How To Know When To Turn A Job Down
Updated: Jun 17
As a freelancer, especially when you're first starting out and finding your footing, it can be hard to say no to jobs or projects that come your way. When your income isn't fixed, turning a job down can be fraught with anxiety - you might be worrying about not getting enough work for the month. But being concerned about the amount of work you're being offered is no reason to accept jobs that you should be turning down. Here, I'll give you an overview of a few signs that you should politely decline work you've been offered.
The pay is too low
Every freelancer knows the struggle - you're contacted by a company, agency or organisation (or you contact them), you find out the details of the project, all seems well - until you find out the rates offered. These days, there are a lot of people out there offering rates that are quite honestly laughable - I've been requested to create content for as little as $5 per 1000 words. It goes without saying that these rates are unfair and exploitative. As a freelancer, you need to know your worth, and that certainly includes walking away from jobs that pay too little.
You're not interested in the work
If you get offered a job or project that isn't within your scope of expertise, isn't interesting to you, or simply sounds dull, it's best to turn the work down. Taking on a job that you're not excited about will make working on it a chore, and you likely won't bring as much enthusiasm to the project as you should. With that said - as a freelancer, there will likely be times when it's necessary to take on jobs that you find a little boring. If you need the money, there's no question that you should accept work that is in your wheelhouse and pays well.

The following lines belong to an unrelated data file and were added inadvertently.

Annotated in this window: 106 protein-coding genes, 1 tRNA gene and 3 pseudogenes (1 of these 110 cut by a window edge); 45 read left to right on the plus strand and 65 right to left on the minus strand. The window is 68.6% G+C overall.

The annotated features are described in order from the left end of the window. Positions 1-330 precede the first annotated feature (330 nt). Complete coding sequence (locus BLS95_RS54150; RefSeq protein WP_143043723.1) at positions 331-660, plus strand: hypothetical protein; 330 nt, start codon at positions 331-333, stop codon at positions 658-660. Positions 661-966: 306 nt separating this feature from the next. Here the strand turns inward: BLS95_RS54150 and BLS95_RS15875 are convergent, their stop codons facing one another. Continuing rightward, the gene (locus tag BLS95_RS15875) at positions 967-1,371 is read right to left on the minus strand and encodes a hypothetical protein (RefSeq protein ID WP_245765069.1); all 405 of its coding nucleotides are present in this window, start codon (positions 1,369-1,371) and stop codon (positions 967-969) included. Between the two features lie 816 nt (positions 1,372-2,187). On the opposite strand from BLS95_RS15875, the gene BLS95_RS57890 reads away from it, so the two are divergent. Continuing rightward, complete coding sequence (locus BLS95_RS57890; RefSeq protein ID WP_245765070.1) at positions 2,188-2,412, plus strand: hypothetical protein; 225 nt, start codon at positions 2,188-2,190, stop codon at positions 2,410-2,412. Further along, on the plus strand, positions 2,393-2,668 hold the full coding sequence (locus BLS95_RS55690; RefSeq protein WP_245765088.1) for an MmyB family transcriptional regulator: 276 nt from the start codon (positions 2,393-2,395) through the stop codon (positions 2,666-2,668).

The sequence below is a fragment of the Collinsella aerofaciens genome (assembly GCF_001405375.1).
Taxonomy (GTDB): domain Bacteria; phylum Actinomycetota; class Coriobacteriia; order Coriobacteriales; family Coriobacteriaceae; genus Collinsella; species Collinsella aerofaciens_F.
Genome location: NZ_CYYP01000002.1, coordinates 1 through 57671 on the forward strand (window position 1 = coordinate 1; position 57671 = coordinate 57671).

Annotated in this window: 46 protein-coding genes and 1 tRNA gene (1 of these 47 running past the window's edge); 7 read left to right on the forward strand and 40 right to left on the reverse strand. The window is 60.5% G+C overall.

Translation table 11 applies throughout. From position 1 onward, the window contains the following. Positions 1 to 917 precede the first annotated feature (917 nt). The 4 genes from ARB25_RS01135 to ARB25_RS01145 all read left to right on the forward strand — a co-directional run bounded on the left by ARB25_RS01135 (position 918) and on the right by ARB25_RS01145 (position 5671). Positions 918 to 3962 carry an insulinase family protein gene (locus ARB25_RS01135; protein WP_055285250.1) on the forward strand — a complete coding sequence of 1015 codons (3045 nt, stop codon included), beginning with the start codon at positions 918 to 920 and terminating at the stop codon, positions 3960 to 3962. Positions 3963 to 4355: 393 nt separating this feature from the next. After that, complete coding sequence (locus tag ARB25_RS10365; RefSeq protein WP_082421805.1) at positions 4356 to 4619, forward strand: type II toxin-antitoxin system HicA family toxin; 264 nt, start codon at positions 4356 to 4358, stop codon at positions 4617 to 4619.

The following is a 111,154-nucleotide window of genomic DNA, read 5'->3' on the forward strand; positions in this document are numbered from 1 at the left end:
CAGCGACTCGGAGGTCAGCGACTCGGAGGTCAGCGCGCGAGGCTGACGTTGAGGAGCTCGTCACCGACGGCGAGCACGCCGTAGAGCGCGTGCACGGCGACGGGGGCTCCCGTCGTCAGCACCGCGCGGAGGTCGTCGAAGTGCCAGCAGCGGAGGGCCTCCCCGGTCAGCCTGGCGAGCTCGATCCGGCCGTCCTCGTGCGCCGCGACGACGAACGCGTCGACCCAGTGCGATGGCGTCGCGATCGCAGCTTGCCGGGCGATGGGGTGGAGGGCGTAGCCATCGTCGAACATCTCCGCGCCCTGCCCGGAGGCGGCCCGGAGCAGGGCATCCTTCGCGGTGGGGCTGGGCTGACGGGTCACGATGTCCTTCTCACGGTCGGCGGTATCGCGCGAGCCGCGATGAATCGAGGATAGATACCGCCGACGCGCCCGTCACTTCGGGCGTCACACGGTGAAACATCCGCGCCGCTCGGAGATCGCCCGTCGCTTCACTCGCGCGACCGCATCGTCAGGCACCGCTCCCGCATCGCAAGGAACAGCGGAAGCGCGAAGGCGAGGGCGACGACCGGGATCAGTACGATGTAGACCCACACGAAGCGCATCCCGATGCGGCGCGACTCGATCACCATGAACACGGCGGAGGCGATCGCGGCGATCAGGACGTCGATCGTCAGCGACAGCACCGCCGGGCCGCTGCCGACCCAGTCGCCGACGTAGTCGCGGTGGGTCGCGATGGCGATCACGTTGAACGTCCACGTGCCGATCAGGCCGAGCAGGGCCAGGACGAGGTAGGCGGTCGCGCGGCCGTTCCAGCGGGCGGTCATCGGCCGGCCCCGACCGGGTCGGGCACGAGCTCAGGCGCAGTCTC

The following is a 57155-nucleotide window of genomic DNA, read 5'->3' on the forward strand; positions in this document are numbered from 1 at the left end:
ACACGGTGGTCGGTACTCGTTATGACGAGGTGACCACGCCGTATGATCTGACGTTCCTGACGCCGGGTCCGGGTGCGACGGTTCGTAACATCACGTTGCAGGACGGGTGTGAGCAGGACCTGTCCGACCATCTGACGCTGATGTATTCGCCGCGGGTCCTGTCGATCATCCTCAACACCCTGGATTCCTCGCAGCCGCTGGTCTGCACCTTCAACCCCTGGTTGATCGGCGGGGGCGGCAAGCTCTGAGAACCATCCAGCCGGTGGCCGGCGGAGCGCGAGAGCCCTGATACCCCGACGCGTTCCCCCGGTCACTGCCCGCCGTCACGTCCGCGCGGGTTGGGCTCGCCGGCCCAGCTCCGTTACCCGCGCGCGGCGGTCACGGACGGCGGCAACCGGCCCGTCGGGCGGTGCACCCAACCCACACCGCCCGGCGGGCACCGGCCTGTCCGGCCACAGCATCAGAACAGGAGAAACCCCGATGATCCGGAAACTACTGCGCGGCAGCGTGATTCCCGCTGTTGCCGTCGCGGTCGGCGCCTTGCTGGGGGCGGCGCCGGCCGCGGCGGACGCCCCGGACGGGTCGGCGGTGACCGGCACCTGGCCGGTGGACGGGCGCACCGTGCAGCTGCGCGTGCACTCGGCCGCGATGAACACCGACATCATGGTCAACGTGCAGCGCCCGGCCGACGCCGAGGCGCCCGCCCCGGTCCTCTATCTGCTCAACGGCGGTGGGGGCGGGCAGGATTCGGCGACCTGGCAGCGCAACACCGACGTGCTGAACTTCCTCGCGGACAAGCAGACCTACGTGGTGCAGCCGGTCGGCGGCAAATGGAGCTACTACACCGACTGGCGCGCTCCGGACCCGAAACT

You get a bad vibe from the employer
If there's one thing I've learned in my freelancing career, it's to trust my instinct. From the very first message I receive from a potential client, I'm assessing whether we'd be a good fit to work together. When communicating with someone you might want to work with, make sure you pay attention to how they speak to you - do they come across as demanding, irritable or difficult in their first messages to you? If that's the case, then I can assure you this is a sign of worse things to come. At this point, I've developed a great sense of what might turn into a challenging or unpleasant client - and I know that accepting the work is simply not worth it to me.
I hope you enjoyed these tips on knowing when to turn a job down - good luck out there!